We are featured in two top-tier journals this week. First, Charles is the subject of the InformationWeek “High Five” interview written by Nick Hoover. We especially like Nick’s description of our goals here at Intentional Software, “… aims to commercialize a new form of software development that allows line-of-business employees to help write programs.”
We want to put the emphasis here on the word “help”. The Intentional Software approach gives line-of-business employees, or, as we like to call them, domain experts, an active role in software creation. But, there is still a vital role for programmers as they must provide the necessary software programming know-how to ultimately deliver the end-user software.
In the second piece, published in Business 2.0 magazine, and on-line by CNN Money, Michael Myser delves deeper into the specifics. The article says that we are making software that “will write its own code.” To be sure, there is a high level of automation as the Intentional Software approach features a heavy dose of code generation. There is still plenty of work for programmers to create these domain specific generators to generate correct code. But it’s higher level work, we believe, avoiding the drudgery of endless requirement changes.
The analogy to blog software is a good one. Before blog software, anyone who published on the web had to edit HTML code. With blog software, millions of users can now simply use a text editor to author and push a PUBLISH button to publish on the web, correctly and nicely formatted. The PUBLISH button essentially invokes a code generator that integrates the blog text into HTML code that makes up the blog website. Similarly the Intentional Domain Workbench includes an editor domain experts use to edit, in their domain language, and then “just” press a button to invoke the code generator.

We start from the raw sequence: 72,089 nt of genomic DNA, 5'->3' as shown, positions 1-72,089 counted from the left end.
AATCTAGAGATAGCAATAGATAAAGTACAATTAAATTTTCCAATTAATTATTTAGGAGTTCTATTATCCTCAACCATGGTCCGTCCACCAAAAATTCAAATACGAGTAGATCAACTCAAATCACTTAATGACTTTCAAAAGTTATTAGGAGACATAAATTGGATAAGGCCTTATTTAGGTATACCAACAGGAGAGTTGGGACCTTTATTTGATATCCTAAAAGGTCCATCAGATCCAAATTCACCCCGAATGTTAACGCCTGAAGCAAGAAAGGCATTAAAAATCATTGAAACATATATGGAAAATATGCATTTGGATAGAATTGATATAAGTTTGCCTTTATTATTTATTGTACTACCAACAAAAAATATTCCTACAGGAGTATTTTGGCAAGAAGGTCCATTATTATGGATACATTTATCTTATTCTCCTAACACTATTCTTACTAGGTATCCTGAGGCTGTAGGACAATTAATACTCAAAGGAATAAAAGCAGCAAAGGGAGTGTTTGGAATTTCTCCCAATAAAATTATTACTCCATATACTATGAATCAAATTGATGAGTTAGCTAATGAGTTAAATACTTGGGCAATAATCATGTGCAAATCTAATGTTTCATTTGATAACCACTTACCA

Further down in the piece, “Intentional is making software so smart that you can simply tell it what you want to do. Lay down a few basic parameters, and it will write its own code. No programming skills are necessary” might be the view from the domain experts. With Intentional Software, domain experts play a vital role at the front-end of the process when they define their problem in a domain language. But, skilled programmers build a generator that becomes the “engine” to provide interpretations of the domain language. The result is a more flexible, efficient way of creating software. It’s an approach that, we believe, will accelerate innovation within the enterprise by focusing domain experts and programmers on the area of their interest and expertise.
Later, Mike makes this point himself, “Intentional users must still have a software engineer on hand…” And, our early pilot user, Henk Kolk of Capgemini gives an excellent description based on their work with the Intentional Domain Workbench.
Check out the articles! And thanks to both InformationWeek and CNN Money/Business2.0 for these inside looks at Charles and Intentional Software.